The lease represents a departure from the traditional concept of asset ownership as it involves only its use for a specified time. There is evidence that this use-value concept is gaining acceptance in other areas of the economy as well. This historical piece offers some great insight in the beginnings of this practice, much of which is still relevant today.
The stock market may well have given a dramatic demonstration of its prophetic qualities when it abandoned the asset-value theory of establishing value and adopted the price-time-earnings multiple. The switch to valuing a company by its earnings power rather than by its assets is a good example of the use-value concept in action.
In addition to saving funds for other uses, renters have the additional advantage of the newest equipment or machinery available, which is important in this era of rapid technological advances. Then, too, there is a tax advantage, as rental fees are treated as a cost of doing business.
Leading the rapidly growing equipment-leasing field is Lease Plan International Corporation, which, first offered to the public on Aug. 12, 1959, at $11.50 per share, appears to have a period of substantial growth ahead of it. It is expanding operations in such areas as office machines, computers, electronic equipment, etc. The equipment-leasing industry is believed still in its infancy. Take computer renting, for instance. A brand-new business is being built up around computer-service outfits, relatively new themselves.
For instance, C-E-I-R (Corporation for Economic & Industrial Research) rents time to other companies on the high-speed computers that it, in turn, rents from IBM. Another major part of its business comes from the use of its technical knowledge to help other companies to find answers to their problems in the form of mathematical formulas with the aid of the large high-speed computers. The problems could be anything, ranging from those of outer space to controlling the costs of a toy-making plant.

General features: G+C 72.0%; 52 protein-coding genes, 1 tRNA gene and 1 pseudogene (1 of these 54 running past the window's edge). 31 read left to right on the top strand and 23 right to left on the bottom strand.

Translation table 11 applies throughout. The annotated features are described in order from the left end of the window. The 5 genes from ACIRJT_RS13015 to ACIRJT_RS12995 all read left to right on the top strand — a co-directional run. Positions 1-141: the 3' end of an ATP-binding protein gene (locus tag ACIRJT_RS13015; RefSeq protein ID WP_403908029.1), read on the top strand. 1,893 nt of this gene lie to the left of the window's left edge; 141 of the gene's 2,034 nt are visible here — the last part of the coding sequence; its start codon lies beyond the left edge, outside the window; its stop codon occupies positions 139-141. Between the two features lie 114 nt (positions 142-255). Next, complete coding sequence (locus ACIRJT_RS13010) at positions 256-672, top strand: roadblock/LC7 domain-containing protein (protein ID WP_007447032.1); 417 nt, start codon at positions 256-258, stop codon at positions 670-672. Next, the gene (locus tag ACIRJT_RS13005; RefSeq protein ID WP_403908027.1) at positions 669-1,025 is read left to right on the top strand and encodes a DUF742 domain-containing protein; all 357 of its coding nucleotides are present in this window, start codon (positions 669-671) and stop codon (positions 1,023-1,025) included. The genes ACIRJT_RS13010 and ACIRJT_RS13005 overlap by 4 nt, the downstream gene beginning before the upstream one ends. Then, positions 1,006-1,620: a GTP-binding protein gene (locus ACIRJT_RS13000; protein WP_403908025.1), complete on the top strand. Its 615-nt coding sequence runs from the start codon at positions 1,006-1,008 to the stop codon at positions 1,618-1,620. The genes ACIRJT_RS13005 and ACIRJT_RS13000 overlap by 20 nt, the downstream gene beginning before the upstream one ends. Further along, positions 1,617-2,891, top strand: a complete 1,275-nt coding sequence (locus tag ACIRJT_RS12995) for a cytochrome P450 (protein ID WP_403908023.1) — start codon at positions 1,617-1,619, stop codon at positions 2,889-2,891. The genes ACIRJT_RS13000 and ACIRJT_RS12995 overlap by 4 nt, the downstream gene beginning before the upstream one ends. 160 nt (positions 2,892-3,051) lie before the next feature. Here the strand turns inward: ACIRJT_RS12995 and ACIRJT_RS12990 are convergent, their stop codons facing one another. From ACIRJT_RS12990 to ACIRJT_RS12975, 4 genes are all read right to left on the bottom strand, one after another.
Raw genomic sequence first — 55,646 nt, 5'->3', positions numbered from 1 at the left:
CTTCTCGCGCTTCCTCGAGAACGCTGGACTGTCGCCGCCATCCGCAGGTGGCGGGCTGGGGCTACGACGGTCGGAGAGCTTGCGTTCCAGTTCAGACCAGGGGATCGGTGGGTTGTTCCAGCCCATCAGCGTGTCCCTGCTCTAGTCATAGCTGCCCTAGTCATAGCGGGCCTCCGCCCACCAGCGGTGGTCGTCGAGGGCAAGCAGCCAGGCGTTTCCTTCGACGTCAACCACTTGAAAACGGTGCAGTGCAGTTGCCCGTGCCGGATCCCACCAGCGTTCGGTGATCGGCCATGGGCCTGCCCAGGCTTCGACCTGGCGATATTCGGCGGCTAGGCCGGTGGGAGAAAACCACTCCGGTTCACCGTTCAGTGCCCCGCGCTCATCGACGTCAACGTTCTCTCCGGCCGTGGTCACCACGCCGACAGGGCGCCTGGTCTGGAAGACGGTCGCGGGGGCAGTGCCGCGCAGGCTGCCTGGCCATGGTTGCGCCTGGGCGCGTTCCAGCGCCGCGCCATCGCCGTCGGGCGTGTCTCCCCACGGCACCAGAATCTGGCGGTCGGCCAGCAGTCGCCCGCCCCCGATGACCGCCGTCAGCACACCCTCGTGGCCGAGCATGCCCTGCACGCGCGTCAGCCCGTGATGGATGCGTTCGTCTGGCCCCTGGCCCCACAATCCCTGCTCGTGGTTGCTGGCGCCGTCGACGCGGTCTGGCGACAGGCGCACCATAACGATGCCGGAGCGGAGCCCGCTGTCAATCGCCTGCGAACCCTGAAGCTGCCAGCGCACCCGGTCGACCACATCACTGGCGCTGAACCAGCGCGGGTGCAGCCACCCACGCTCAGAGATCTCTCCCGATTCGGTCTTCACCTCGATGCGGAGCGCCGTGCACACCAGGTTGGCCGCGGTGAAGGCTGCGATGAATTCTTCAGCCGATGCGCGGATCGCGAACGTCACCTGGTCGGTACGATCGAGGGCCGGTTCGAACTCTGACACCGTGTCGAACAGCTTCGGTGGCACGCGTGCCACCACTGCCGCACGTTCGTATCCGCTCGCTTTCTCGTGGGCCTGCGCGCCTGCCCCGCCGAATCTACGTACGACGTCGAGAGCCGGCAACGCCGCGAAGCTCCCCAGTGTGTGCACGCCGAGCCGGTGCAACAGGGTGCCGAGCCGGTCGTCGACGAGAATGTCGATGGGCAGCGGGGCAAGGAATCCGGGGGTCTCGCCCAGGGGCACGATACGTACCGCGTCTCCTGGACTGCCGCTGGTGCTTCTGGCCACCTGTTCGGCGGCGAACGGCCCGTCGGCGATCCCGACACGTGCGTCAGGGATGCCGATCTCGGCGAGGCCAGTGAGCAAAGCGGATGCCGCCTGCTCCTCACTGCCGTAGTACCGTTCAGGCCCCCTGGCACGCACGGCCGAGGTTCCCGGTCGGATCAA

There are about a score of independent computer-service companies, including C-E-I-R and Statistical Tabulating Corp. A rented IBM 1401 computer from the latter helped a relatively small New York bond dealer, William S. Morris & Co., to beat out the giant Bank of America syndicate in two major State of California bond issues.
Also participating in the computer-service field are the major computer manufacturers themselves. International Business Machines, for instance, which has operated seventeen computer rental offices since 1957, expects to add 52 more in the next five years.
In the private passenger-car leasing field, Ryder System, a major truck-leasing company, is challenging the leadership of "rent-a-car" Hertz by cooperating with the National Insurance group of Columbus, Ohio. Under their joint plan, any individual may lease any car of his choice, and a single monthly payment will cover the cost of leasing, insurance, service, maintenance, taxes, etc.
On its part, the Hertz Corporation believes that its years of greatest growth are still ahead. According to Giles A. Wana-maker, Hertz executive vice president, its potential markets are "virtually unlimited." He said that the expansion possibilities for Hertz were analogous to those of the airlines, which were "well aware that there are many millions of people who have never flown in a plane." Mr. Wanamaker said that Hertz was directing its sales campaign at the many millions who have never rented a car and was striving to convert more companies to full-service truck leasing.
These experts were right...leasing has become a huge part of the economy, especially in big ticket and luxury goods. As the industry evolves, watch for new opportunities for investment in the leasing industry.